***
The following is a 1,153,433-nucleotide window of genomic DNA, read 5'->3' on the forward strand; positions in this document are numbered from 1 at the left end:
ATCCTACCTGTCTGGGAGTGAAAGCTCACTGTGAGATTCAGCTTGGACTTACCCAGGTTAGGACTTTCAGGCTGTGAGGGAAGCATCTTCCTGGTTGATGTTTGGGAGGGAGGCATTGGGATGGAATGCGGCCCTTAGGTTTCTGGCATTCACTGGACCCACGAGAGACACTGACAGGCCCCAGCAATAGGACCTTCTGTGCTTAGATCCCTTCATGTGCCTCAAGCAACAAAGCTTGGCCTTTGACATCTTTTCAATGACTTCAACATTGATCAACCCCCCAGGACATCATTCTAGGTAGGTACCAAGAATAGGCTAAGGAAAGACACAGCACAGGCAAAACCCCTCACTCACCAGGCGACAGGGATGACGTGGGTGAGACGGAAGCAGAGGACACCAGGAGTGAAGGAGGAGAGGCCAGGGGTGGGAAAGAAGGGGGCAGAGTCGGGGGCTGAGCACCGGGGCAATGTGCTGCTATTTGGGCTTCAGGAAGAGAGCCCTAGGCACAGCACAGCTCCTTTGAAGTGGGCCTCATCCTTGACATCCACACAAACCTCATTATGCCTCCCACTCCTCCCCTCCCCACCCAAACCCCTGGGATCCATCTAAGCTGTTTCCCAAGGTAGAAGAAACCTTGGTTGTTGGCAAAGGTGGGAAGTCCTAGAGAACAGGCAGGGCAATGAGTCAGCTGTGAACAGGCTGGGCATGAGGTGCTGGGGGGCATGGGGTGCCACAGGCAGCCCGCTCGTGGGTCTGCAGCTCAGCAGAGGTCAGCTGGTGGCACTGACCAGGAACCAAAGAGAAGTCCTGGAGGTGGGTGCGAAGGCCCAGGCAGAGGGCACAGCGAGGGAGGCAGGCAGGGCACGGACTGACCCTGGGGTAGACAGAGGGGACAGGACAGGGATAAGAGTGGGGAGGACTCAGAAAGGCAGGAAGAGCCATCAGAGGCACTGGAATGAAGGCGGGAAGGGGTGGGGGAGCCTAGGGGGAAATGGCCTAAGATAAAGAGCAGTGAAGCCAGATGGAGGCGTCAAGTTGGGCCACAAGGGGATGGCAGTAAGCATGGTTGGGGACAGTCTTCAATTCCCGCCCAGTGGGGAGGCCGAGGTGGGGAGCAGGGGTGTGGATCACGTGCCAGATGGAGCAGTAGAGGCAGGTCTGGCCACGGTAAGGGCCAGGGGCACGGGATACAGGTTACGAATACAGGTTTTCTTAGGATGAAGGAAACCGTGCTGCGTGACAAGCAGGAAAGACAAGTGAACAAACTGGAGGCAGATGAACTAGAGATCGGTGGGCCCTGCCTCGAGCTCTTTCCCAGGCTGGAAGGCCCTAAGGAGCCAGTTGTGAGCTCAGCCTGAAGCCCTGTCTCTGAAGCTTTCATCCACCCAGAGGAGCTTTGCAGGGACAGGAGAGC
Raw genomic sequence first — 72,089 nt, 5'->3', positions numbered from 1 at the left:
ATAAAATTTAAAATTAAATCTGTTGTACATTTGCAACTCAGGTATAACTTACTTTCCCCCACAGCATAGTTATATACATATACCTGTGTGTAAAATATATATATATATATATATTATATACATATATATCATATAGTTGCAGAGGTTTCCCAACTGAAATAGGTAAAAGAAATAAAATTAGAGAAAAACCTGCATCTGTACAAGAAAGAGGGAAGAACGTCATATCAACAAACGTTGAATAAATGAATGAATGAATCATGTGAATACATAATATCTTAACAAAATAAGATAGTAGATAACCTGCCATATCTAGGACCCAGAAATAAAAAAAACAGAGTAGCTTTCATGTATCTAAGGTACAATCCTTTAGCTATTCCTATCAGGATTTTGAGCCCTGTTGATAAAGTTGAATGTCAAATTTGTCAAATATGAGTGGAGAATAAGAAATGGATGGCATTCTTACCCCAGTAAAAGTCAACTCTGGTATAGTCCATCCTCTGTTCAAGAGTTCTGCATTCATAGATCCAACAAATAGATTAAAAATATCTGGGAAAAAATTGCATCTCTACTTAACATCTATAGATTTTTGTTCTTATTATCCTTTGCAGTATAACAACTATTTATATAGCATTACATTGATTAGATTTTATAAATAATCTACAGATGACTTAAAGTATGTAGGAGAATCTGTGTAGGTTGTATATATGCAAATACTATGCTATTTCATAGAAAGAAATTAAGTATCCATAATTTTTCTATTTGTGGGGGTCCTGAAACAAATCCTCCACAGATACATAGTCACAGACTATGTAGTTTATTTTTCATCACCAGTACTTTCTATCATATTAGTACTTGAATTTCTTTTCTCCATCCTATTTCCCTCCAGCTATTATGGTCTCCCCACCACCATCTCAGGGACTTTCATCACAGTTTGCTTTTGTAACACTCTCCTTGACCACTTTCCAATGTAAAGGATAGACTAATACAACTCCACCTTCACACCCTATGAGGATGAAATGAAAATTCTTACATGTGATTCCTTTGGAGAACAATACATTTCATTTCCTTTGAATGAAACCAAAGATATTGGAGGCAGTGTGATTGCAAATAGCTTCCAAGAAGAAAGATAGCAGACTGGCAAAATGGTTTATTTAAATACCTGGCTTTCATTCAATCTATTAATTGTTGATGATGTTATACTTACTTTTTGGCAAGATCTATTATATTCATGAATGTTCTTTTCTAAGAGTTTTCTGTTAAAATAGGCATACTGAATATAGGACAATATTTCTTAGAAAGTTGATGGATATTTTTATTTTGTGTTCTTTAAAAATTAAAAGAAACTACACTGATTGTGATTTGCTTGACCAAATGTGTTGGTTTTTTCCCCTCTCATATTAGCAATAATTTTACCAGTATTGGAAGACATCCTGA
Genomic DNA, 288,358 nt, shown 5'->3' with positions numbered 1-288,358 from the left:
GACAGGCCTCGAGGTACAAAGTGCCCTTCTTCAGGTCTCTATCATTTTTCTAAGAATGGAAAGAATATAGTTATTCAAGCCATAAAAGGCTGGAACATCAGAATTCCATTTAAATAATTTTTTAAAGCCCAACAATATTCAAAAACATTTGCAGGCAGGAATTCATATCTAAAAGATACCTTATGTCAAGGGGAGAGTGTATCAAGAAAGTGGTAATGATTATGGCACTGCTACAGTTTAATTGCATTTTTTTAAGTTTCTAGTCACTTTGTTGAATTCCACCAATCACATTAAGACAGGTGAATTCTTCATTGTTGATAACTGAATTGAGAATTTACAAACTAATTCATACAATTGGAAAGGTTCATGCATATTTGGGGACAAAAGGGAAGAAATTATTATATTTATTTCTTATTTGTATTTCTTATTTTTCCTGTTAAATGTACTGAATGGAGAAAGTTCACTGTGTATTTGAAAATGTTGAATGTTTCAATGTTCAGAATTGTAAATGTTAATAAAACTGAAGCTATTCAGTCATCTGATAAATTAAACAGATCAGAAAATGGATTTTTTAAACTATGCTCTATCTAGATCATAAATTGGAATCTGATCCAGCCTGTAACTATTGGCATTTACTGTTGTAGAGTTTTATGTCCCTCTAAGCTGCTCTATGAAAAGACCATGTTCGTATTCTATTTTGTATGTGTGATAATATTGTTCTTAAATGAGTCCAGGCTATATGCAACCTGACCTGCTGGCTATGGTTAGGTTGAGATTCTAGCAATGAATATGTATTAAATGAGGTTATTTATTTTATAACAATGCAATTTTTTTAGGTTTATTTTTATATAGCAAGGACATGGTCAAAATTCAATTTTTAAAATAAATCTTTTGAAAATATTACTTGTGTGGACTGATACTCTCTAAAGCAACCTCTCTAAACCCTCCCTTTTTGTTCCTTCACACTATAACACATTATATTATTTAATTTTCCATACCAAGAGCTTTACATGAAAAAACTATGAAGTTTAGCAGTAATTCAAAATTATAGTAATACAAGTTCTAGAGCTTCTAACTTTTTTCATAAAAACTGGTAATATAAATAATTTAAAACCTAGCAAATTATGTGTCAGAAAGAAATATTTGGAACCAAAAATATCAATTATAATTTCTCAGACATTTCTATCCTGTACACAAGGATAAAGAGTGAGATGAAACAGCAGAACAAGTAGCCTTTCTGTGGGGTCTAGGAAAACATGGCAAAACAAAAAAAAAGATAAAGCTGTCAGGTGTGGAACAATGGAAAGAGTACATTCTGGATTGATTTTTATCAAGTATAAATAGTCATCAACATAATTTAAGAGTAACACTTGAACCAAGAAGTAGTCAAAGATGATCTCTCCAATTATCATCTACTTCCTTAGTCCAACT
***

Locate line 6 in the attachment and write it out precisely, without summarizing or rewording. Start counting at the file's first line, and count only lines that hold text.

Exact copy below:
GACAGGCCTCGAGGTACAAAGTGCCCTTCTTCAGGTCTCTATCATTTTTCTAAGAATGGAAAGAATATAGTTATTCAAGCCATAAAAGGCTGGAACATCAGAATTCCATTTAAATAATTTTTTAAAGCCCAACAATATTCAAAAACATTTGCAGGCAGGAATTCATATCTAAAAGATACCTTATGTCAAGGGGAGAGTGTATCAAGAAAGTGGTAATGATTATGGCACTGCTACAGTTTAATTGCATTTTTTTAAGTTTCTAGTCACTTTGTTGAATTCCACCAATCACATTAAGACAGGTGAATTCTTCATTGTTGATAACTGAATTGAGAATTTACAAACTAATTCATACAATTGGAAAGGTTCATGCATATTTGGGGACAAAAGGGAAGAAATTATTATATTTATTTCTTATTTGTATTTCTTATTTTTCCTGTTAAATGTACTGAATGGAGAAAGTTCACTGTGTATTTGAAAATGTTGAATGTTTCAATGTTCAGAATTGTAAATGTTAATAAAACTGAAGCTATTCAGTCATCTGATAAATTAAACAGATCAGAAAATGGATTTTTTAAACTATGCTCTATCTAGATCATAAATTGGAATCTGATCCAGCCTGTAACTATTGGCATTTACTGTTGTAGAGTTTTATGTCCCTCTAAGCTGCTCTATGAAAAGACCATGTTCGTATTCTATTTTGTATGTGTGATAATATTGTTCTTAAATGAGTCCAGGCTATATGCAACCTGACCTGCTGGCTATGGTTAGGTTGAGATTCTAGCAATGAATATGTATTAAATGAGGTTATTTATTTTATAACAATGCAATTTTTTTAGGTTTATTTTTATATAGCAAGGACATGGTCAAAATTCAATTTTTAAAATAAATCTTTTGAAAATATTACTTGTGTGGACTGATACTCTCTAAAGCAACCTCTCTAAACCCTCCCTTTTTGTTCCTTCACACTATAACACATTATATTATTTAATTTTCCATACCAAGAGCTTTACATGAAAAAACTATGAAGTTTAGCAGTAATTCAAAATTATAGTAATACAAGTTCTAGAGCTTCTAACTTTTTTCATAAAAACTGGTAATATAAATAATTTAAAACCTAGCAAATTATGTGTCAGAAAGAAATATTTGGAACCAAAAATATCAATTATAATTTCTCAGACATTTCTATCCTGTACACAAGGATAAAGAGTGAGATGAAACAGCAGAACAAGTAGCCTTTCTGTGGGGTCTAGGAAAACATGGCAAAACAAAAAAAAAGATAAAGCTGTCAGGTGTGGAACAATGGAAAGAGTACATTCTGGATTGATTTTTATCAAGTATAAATAGTCATCAACATAATTTAAGAGTAACACTTGAACCAAGAAGTAGTCAAAGATGATCTCTCCAATTATCATCTACTTCCTTAGTCCAACT